When economic times are tough, governments get hungry – especially the local governments. In my parts of the Commonwealth – Northern Virginia – higher taxes and regulations are how most of the local governments survive. Rather than cut services that should be done by the private sector and reduce red tape, taxes go up and services stay the same. Now it seems that the hungry government syndrome spreading is spreading to other parts of the Commonwealth.
Experience tells you if regulations and taxes are not enough to fill the trough, local governments will look to real property to get the job done. After the devastating 2005 Supreme Court decision Kelo v. City of New London, private property has become even more appealing to local governments because it is a tempting invitation to easy money. Private property owners whose land happens to get in the way of “private” economic development may find the local governments taking aim. What’s the big deal?
For starters, governments have no such power granted under our Constitution. The Fifth Amend reads, in part, “[N]or shall private property be taken for public use, without just compensation.” Taking private lands in the name of economic development is something we are more likely to see in places such as Venezuela or Cuba, not the United States. But that changed with Kelo. In his dissent, Supreme Court Justice Clarence Thomas noted:
The consequences of today’s decision are not difficult to predict, and promise to be harmful. So-called “urban renewal” programs provide some compensation for the properties they take, but no compensation is possible for the subjective value of these lands to the individuals displaced and the indignity inflicted by uprooting them from their homes. Allowing the government to take property solely for public purposes is bad enough, but extending the concept of public purpose to encompass any economically beneficial goal guarantees that these losses will fall disproportionately on poor communities. Those communities are not only systematically less likely to put their lands to the highest and best social use, but are also the least politically powerful.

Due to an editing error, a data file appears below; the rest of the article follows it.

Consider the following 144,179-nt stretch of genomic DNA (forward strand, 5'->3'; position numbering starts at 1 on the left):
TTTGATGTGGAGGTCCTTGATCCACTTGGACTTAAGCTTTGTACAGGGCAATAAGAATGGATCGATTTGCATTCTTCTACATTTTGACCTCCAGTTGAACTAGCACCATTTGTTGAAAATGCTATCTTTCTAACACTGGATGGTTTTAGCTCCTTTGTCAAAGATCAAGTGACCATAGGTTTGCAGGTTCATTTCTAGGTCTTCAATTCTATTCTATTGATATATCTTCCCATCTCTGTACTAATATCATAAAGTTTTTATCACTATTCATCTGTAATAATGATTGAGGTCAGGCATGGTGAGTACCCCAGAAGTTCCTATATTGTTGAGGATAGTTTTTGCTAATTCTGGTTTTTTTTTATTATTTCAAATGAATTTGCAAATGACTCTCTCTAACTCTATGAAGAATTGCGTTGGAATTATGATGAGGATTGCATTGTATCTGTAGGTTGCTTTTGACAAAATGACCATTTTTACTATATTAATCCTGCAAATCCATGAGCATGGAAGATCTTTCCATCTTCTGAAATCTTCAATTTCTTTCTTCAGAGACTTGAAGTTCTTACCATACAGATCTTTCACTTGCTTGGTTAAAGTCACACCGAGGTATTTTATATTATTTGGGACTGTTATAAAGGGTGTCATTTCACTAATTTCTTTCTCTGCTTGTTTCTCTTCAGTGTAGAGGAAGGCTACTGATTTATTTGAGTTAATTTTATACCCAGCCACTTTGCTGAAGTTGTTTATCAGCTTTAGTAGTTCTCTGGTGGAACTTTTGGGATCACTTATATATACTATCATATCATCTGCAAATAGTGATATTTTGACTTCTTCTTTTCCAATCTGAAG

And that is just the beginning of the problems.
Several states follow the Kelo decision. Fortunately, the Commonwealth does not. At least I did not think so. I recently read an article in the Northern Virginia Daily about a resolution adopted November 9 by the Town of Strasburg Council – a nice looking town outside the immediate metropolitan Northern Virginia area – that made me think that the hungry government syndrome was starting to creep into the Commonwealth.
It seems the town is worried about a Virginia Senate bill (SJ 307) sponsored by Senator Mark Obenshain that “[l]imits the exercise of eminent domain for the purpose of public use and specifies that, with the exception of property taken for public service corporations, public service companies, or railroads, property may not be taken if the primary purpose of the taking is private financial gain, private benefit, an increase in tax base or tax revenues, or an increase in employment. No more property shall be taken than is necessary to achieve the stated public use.” It is in response to the Kelo case and I do not think it is the first time legislation such as this one has been offered.
According to a more recent article, the Strasburg Town Council opposes the Obenshain bill because it “fears the amendment will cause taxes to go up and job growth to go down.” That same article says that there is opposition to the measure in other parts of Virginia that seems to be driven, in part, the Virginia Municipal League. I tried to find the resolution on the town website and was unable to do so; but once I find it I will update this post and provide additional commentary on it.
As I share with friends who live in other states, do not worry too much about the DC political shenanigans, most of the time you’ll have plenty to do in your own backyard.